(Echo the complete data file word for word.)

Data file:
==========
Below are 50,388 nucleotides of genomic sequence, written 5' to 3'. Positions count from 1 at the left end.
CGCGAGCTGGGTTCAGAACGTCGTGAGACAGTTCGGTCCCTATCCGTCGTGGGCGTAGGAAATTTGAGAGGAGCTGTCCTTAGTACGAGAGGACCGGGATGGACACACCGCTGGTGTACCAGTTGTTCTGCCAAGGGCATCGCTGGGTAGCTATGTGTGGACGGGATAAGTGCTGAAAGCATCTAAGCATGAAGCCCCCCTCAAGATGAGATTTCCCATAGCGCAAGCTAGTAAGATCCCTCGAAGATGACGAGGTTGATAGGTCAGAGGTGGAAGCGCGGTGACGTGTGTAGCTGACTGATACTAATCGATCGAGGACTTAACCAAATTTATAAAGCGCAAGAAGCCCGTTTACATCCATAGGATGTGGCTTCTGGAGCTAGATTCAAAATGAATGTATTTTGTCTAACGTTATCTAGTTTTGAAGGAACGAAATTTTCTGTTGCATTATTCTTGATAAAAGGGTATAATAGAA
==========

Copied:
Below are 50,388 nucleotides of genomic sequence, written 5' to 3'. Positions count from 1 at the left end.
CGCGAGCTGGGTTCAGAACGTCGTGAGACAGTTCGGTCCCTATCCGTCGTGGGCGTAGGAAATTTGAGAGGAGCTGTCCTTAGTACGAGAGGACCGGGATGGACACACCGCTGGTGTACCAGTTGTTCTGCCAAGGGCATCGCTGGGTAGCTATGTGTGGACGGGATAAGTGCTGAAAGCATCTAAGCATGAAGCCCCCCTCAAGATGAGATTTCCCATAGCGCAAGCTAGTAAGATCCCTCGAAGATGACGAGGTTGATAGGTCAGAGGTGGAAGCGCGGTGACGTGTGTAGCTGACTGATACTAATCGATCGAGGACTTAACCAAATTTATAAAGCGCAAGAAGCCCGTTTACATCCATAGGATGTGGCTTCTGGAGCTAGATTCAAAATGAATGTATTTTGTCTAACGTTATCTAGTTTTGAAGGAACGAAATTTTCTGTTGCATTATTCTTGATAAAAGGGTATAATAGAA